The Truth Behind the ZTE Embargo

ZTE Blade phone. (Image:  John Karakatsanis via  flickr  CC BY-SA 2.0)
ZTE Blade phone. (Image: John Karakatsanis via flickr CC BY-SA 2.0)

China is feeling the shock after ZTE, the second-largest Chinese phone manufacturer, has been banned for 7 years from buying U.S. produced telecommunication parts. This news has even caused a stir in Zhongnanhai, the Chinese National Administration Office in charge of the central government. Chinese President Xi Jingping commented on ZTE’s importance, stating that their “core technology is crucial for our country.”

Where did this ban come from? The United States government prohibits the delivery of devices containing U.S.-made components to North Korea and Iran, which are subject to United Nations sanctions. Ignoring this prohibition, ZTE sold banned items to Iran and then later denied any such deals occurred. Once the United States presented evidence to the contrary, ZTE admitted fault and agreed to pay a fine of US$892 million in 2017, and another $300 million over the next 7 years.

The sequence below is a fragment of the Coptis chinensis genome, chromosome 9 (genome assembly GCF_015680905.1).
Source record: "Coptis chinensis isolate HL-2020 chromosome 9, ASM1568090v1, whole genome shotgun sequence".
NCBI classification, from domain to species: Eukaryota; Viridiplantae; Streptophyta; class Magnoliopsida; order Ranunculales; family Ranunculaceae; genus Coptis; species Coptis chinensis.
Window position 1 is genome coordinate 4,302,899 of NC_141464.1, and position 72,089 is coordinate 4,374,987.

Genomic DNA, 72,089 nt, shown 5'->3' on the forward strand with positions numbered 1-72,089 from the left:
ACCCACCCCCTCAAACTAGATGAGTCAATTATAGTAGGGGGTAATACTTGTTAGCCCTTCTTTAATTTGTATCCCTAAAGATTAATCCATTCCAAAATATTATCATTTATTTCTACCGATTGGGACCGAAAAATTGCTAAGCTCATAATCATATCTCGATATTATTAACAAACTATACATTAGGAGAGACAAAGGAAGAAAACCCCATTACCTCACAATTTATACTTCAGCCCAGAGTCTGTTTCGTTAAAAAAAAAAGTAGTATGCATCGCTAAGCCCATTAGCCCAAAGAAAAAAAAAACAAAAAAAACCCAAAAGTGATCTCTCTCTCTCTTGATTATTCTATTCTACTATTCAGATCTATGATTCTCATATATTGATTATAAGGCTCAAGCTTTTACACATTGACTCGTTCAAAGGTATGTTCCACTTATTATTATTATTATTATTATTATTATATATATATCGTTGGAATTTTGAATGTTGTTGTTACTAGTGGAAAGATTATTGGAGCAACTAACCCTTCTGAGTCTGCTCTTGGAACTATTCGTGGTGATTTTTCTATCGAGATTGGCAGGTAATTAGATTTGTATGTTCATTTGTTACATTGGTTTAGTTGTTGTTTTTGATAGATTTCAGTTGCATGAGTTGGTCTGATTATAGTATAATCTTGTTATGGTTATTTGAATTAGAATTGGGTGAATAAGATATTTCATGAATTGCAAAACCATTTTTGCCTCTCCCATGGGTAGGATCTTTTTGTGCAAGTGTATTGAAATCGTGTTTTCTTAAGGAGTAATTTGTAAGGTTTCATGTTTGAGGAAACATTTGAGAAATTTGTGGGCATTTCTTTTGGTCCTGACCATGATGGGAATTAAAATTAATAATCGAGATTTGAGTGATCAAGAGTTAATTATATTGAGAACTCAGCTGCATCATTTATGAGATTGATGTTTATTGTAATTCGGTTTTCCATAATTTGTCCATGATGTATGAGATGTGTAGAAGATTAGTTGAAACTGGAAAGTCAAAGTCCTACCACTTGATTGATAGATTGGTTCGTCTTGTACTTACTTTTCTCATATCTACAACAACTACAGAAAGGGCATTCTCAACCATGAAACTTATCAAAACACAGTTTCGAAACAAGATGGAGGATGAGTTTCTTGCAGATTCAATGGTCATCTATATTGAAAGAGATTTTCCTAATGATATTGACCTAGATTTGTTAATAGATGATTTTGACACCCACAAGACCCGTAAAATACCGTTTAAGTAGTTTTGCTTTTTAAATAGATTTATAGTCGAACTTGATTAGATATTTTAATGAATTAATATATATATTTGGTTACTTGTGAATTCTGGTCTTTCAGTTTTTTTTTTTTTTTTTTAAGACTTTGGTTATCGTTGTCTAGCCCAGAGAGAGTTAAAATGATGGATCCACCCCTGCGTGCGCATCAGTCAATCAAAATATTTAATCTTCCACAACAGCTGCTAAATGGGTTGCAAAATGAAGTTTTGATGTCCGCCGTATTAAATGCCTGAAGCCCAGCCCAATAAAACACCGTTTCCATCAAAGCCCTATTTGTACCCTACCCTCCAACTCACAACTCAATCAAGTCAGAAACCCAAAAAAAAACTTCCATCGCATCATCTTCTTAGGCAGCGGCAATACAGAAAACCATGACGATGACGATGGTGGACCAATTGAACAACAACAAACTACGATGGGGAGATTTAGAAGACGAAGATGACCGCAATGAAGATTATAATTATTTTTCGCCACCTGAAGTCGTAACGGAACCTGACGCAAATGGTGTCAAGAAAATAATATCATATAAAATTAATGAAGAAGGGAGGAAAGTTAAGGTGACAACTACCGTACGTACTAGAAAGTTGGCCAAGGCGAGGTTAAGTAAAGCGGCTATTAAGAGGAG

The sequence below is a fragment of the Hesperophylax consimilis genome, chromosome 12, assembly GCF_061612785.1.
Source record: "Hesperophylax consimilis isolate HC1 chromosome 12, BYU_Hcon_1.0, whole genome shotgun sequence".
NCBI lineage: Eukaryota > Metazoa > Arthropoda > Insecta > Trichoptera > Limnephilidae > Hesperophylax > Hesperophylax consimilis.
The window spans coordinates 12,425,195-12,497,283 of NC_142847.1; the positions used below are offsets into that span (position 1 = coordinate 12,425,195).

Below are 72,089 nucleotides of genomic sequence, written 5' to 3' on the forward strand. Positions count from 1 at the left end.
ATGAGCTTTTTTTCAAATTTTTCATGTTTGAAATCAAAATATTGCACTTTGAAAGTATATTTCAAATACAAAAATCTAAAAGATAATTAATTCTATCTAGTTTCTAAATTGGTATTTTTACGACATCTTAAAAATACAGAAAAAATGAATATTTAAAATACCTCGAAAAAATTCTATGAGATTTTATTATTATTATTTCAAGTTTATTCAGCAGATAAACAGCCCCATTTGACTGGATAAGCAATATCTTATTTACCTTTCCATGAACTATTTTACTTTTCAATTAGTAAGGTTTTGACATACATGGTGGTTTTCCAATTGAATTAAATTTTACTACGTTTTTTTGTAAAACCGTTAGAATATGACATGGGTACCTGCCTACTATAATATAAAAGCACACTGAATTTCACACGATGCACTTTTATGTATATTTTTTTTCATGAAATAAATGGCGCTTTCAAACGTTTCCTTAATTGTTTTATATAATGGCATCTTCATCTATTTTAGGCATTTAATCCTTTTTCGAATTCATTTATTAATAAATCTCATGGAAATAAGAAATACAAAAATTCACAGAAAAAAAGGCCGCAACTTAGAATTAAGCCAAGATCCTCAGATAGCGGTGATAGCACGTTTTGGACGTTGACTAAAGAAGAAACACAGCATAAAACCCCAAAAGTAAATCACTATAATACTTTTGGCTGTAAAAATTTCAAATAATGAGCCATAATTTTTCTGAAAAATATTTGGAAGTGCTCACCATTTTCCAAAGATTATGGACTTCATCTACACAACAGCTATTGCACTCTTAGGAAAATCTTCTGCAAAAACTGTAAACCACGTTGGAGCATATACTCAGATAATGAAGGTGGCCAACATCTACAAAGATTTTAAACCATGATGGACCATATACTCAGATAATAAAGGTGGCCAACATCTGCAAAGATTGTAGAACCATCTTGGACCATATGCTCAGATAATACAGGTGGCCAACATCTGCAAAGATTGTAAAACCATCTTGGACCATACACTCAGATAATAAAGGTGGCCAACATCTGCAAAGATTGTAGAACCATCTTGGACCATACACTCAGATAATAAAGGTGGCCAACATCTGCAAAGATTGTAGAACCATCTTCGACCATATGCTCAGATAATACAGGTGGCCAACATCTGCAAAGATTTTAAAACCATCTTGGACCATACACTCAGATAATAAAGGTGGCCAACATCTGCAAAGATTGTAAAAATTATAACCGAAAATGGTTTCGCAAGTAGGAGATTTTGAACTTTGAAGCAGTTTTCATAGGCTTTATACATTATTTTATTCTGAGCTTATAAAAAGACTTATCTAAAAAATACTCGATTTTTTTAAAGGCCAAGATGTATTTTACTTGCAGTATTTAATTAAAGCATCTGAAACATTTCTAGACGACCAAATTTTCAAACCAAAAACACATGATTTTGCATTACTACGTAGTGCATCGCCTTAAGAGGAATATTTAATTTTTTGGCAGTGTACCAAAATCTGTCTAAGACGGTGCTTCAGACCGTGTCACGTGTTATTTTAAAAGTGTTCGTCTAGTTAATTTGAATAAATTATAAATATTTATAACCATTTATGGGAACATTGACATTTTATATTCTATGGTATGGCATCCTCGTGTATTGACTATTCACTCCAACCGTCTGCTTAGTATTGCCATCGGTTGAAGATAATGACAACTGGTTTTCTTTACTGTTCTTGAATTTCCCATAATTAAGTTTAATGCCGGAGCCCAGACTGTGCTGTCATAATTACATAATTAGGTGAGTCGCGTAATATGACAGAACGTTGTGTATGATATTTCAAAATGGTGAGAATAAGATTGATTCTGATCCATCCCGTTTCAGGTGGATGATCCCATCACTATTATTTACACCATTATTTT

Ignoring this prohibition, ZTE sold banned items to Iran and then later denied any such deals occurred. (Image: wikimedia / CC0 1.0)

Ignoring this prohibition, ZTE sold banned items to Iran and then later denied any such deals occurred. (Image: wikimedia / CC0 1.0)

In addition, ZTE promised to fire four top managers and to penalize the 35 employees most involved in the scandal by cutting their bonuses. However, ZTE did not keep their promise of cutting bonuses and also reported false statements to the United States investigators. In response, the U.S. increased ZTE’s punishment by imposing an export ban against them on April 16, 2018. At this time, U.S. Commerce Secretary Wilbur L. Ross, Jr. said:

Between 20-30 percent of ZTE’s products require chips and software from U.S. companies such as Google, Intel, Micron, Qualcomm, and Broadcom. The day the ban order was issued, most of ZTE’s production lines were suspended. In a press conference held on April 20, ZTE Chairman Yin Yimin said that this U.S. sanction could put ZTE into a state of severity that might jeopardize the jobs of 80,000 employees. It will also impact its suppliers and customers who are forced to shut down related businesses.

There are no quick replacements in place to help ZTE return to full production.

Translated by Jean Chen and edited by Derek Padula

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